Like a horn,” God’s salvation is symbolized (2 Samuel 22:3; Psalm 18:2). In the ancient world, a horn was a versatile instrument, used as a cup (1 Samuel 16:1; 1 Kings 1:39) or as a trumpet in time of war (Joshua 6:5; 1 Kings 1:34) 15). Metaphorically, a horn symbolized an individual’s personal situation (1 Samuel 2:1; Psalm 75:4-5; 89:17, 24; 92:10) or power (Daniel 7:11, 20-21). When speaking about the forthcoming birth of Jesus, Zacharias said that God had “raised up a horn of salvation for us in the house of his servant David” (Luke 1:69).
God “guards the paths of justice, and preserves the way of his saints” (Proverbs 2:8). Joseph’s brothers sold him into slavery (Genesis 37:26-28) and meant it for evil but God meant it for good – to preserve posterity for his people (Genesis 45:5, 7; 50:20). Moses informed Israel that “the Lord commanded us to observe all these statutes, to fear the Lord our God, for our good always, that he might preserve us alive (Deuteronomy 6:24). Specifically, he said, “If you diligently heed the voice of the Lord your God and do what is right in his sight . . . , I will put none of the diseases on you which I have brought on the Egyptians. For I am the Lord who heals you” (Exodus 15:26, see also Deuteronomy 7:15). When the Philistines invaded a gathering of the Israelites, the Lord “thundered with a loud thunder upon the Philistines that day, and so confused them that they were overcome before Israel.” Samuel then erected a stone between Mizpah and Shen, “and called its name Ebenezer, saying, ‘Thus far the Lord has helped us’” (1 Samuel 7:7-12). God preserves those who trust in him. The righteous may therefore call upon the Lord. “Preserve me, O God, for in you I put my trust” (Psalm 16:1). “Let integrity and uprightness preserve me, for I wait for you” (Psalm 25:21).
Just as God protects the righteous, so “He does not preserve the life of the wicked . . . ” (Job 36:6). “The eyes of the Lord preserve knowledge, but he overthrows the words of the faithless” (Proverbs 22:12). “Unless the Lord builds the house, they labor in vain who build it” (Psalm 127:1). Moses warned the Israelites that if they did not “carefully observe all the words of this law . . . , then the Lord will bring . . . back on you all the diseases of Egypt . . . until you are destroyed (Deuteronomy 28:58-61). After God enabled the Israelites to conquer Canaan, they turned from him to idolatry. When they did, he delivered them into the hands of their enemies on numerous occasions, (Judges 2:14; 4:2; 6:13; 10:7). When Solomon forsook the Lord, God raised up adversaries against him (1 Kings 11:14; 23, 26). When people became idolatrous, God “gave them up to uncleanness,” and “to vile passions” (Romans 1:25-26). When they “did not like to retain God in their knowledge, God gave them over to a debased mind” (Romans 1:28).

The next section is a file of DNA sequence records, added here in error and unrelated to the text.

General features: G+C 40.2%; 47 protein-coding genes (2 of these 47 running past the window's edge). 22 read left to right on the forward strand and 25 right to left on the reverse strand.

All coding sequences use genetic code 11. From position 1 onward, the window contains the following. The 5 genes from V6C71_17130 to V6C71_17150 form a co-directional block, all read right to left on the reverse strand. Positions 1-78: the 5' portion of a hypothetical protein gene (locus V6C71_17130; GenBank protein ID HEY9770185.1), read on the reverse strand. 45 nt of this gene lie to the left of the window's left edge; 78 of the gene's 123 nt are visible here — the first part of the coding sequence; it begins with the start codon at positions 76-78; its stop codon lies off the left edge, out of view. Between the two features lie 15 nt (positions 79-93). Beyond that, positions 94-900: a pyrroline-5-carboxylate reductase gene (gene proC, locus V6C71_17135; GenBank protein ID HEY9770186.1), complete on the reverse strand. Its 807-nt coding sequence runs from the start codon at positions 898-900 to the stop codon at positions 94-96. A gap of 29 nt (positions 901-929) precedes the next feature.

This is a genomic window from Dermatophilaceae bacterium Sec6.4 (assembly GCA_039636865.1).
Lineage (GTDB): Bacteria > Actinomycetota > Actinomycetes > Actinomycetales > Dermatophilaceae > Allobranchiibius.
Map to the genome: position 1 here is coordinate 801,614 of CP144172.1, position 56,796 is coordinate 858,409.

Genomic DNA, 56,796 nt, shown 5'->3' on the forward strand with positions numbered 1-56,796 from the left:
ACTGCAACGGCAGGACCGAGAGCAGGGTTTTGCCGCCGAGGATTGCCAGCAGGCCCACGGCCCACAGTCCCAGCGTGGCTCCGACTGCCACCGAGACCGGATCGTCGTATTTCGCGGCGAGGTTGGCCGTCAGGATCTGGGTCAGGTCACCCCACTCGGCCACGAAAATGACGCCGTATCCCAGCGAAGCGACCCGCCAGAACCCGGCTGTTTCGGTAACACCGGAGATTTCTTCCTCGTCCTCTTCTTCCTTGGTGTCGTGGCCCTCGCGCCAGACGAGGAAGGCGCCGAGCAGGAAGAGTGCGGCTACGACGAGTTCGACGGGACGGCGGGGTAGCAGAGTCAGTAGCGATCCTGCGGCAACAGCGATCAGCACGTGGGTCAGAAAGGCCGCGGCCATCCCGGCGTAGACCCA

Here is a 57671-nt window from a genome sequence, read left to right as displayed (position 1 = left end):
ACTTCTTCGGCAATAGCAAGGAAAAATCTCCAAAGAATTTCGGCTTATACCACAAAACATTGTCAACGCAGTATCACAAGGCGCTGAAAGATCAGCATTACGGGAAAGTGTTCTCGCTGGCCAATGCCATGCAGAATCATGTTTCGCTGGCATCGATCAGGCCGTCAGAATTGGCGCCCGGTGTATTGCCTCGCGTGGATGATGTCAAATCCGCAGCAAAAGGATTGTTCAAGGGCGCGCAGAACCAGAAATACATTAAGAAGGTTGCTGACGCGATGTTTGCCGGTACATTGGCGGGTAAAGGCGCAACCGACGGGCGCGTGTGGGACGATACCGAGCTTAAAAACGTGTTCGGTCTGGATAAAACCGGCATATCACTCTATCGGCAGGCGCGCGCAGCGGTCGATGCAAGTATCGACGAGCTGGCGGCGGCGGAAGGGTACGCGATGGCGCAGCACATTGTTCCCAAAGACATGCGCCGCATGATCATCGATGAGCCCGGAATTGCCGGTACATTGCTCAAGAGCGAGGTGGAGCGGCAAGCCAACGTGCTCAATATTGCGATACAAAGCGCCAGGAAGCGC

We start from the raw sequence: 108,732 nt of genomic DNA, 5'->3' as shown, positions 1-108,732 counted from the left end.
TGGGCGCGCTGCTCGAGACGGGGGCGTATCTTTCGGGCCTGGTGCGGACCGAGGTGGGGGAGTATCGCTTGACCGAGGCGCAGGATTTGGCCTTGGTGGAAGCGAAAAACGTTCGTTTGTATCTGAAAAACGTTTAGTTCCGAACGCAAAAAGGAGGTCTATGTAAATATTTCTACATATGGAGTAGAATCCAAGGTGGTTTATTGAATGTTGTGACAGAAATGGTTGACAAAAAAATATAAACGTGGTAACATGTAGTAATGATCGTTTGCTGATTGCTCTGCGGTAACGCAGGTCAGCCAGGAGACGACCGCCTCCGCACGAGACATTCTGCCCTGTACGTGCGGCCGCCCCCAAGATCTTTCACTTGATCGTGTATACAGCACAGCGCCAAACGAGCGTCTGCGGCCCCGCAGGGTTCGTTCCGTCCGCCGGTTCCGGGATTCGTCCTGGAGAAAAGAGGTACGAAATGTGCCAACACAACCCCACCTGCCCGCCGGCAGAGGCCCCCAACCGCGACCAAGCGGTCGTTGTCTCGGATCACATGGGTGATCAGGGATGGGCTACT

God’s protection of the righteous provides many blessings. Because God is a refuge, people are safe in him. Even though the righteous may be troubled, they can be like the Psalmist who “lay down and slept” and afterwards declared, “I awoke, for the Lord sustained me” (Psalm 3:5). As a rock, God protects by making “my way perfect. He makes my feet like the feet of deer, and sets me on my high places” (Psalm 18:31-33; see also Psalm 116:8; 2 Samuel 22:34). As a shield, the Lord is “the one who lifts up my head” (Psalm 3:3). Moreover, “he has put a new song in my mouth” (Psalm 40:3), surrounding “me with songs of deliverance” (Psalm 32:7; see 2 Samuel 22:1-51).
Copyright ©, February, 2006, by Robert L. Waggoner. Permission is granted to copy and distribute this document for non-profit educational purposes if reproduced in full without additions or deletions. Why not distribute this document to others? For other essays about God and additional information regarding biblical theism, go to the website www.biblicaltheism.com